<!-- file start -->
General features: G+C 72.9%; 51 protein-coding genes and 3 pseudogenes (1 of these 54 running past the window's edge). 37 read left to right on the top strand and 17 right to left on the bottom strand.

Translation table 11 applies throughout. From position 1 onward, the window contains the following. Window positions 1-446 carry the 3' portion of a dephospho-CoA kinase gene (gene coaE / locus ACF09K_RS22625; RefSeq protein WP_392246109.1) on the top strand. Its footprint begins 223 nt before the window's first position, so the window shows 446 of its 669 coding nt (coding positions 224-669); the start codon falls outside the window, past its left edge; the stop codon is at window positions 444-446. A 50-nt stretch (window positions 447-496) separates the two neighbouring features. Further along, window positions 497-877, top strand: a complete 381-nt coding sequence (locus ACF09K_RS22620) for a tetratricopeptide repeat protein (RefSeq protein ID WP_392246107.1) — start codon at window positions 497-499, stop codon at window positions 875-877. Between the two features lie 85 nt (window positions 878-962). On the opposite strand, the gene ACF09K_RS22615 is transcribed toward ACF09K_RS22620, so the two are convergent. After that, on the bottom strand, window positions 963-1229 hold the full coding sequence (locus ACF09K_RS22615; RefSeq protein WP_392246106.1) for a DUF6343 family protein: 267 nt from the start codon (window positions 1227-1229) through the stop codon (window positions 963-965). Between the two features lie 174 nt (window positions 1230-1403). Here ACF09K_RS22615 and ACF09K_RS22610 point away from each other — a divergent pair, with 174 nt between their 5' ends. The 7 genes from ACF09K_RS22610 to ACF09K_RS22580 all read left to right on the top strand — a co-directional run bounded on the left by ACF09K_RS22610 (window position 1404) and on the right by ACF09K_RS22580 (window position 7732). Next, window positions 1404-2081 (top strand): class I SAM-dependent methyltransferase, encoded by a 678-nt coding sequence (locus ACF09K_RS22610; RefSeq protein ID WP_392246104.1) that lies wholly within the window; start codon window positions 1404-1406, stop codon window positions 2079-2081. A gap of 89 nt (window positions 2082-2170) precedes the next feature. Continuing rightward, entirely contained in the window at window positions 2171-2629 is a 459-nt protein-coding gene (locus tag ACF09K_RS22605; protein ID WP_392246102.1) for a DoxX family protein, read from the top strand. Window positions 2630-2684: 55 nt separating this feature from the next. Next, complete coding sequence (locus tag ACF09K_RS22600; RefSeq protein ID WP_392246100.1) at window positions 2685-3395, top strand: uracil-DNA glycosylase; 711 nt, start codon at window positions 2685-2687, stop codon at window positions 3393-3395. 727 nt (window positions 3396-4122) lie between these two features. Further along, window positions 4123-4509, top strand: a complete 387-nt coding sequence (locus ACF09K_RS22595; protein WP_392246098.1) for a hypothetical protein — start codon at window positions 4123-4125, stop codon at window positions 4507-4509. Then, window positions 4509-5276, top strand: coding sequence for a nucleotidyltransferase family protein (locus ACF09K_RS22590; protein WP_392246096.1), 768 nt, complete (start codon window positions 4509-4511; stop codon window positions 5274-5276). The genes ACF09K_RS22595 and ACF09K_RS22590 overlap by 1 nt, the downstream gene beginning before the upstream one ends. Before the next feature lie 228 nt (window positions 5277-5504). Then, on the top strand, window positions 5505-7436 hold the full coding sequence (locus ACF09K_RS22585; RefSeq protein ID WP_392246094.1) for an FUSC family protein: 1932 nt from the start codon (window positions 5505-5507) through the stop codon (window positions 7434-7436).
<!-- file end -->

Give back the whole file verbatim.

General features: G+C 72.9%; 51 protein-coding genes and 3 pseudogenes (1 of these 54 running past the window's edge). 37 read left to right on the top strand and 17 right to left on the bottom strand.

Translation table 11 applies throughout. From position 1 onward, the window contains the following. Window positions 1-446 carry the 3' portion of a dephospho-CoA kinase gene (gene coaE / locus ACF09K_RS22625; RefSeq protein WP_392246109.1) on the top strand. Its footprint begins 223 nt before the window's first position, so the window shows 446 of its 669 coding nt (coding positions 224-669); the start codon falls outside the window, past its left edge; the stop codon is at window positions 444-446. A 50-nt stretch (window positions 447-496) separates the two neighbouring features. Further along, window positions 497-877, top strand: a complete 381-nt coding sequence (locus ACF09K_RS22620) for a tetratricopeptide repeat protein (RefSeq protein ID WP_392246107.1) — start codon at window positions 497-499, stop codon at window positions 875-877. Between the two features lie 85 nt (window positions 878-962). On the opposite strand, the gene ACF09K_RS22615 is transcribed toward ACF09K_RS22620, so the two are convergent. After that, on the bottom strand, window positions 963-1229 hold the full coding sequence (locus ACF09K_RS22615; RefSeq protein WP_392246106.1) for a DUF6343 family protein: 267 nt from the start codon (window positions 1227-1229) through the stop codon (window positions 963-965). Between the two features lie 174 nt (window positions 1230-1403). Here ACF09K_RS22615 and ACF09K_RS22610 point away from each other — a divergent pair, with 174 nt between their 5' ends. The 7 genes from ACF09K_RS22610 to ACF09K_RS22580 all read left to right on the top strand — a co-directional run bounded on the left by ACF09K_RS22610 (window position 1404) and on the right by ACF09K_RS22580 (window position 7732). Next, window positions 1404-2081 (top strand): class I SAM-dependent methyltransferase, encoded by a 678-nt coding sequence (locus ACF09K_RS22610; RefSeq protein ID WP_392246104.1) that lies wholly within the window; start codon window positions 1404-1406, stop codon window positions 2079-2081. A gap of 89 nt (window positions 2082-2170) precedes the next feature. Continuing rightward, entirely contained in the window at window positions 2171-2629 is a 459-nt protein-coding gene (locus tag ACF09K_RS22605; protein ID WP_392246102.1) for a DoxX family protein, read from the top strand. Window positions 2630-2684: 55 nt separating this feature from the next. Next, complete coding sequence (locus tag ACF09K_RS22600; RefSeq protein ID WP_392246100.1) at window positions 2685-3395, top strand: uracil-DNA glycosylase; 711 nt, start codon at window positions 2685-2687, stop codon at window positions 3393-3395. 727 nt (window positions 3396-4122) lie between these two features. Further along, window positions 4123-4509, top strand: a complete 387-nt coding sequence (locus ACF09K_RS22595; protein WP_392246098.1) for a hypothetical protein — start codon at window positions 4123-4125, stop codon at window positions 4507-4509. Then, window positions 4509-5276, top strand: coding sequence for a nucleotidyltransferase family protein (locus ACF09K_RS22590; protein WP_392246096.1), 768 nt, complete (start codon window positions 4509-4511; stop codon window positions 5274-5276). The genes ACF09K_RS22595 and ACF09K_RS22590 overlap by 1 nt, the downstream gene beginning before the upstream one ends. Before the next feature lie 228 nt (window positions 5277-5504). Then, on the top strand, window positions 5505-7436 hold the full coding sequence (locus ACF09K_RS22585; RefSeq protein ID WP_392246094.1) for an FUSC family protein: 1932 nt from the start codon (window positions 5505-5507) through the stop codon (window positions 7434-7436).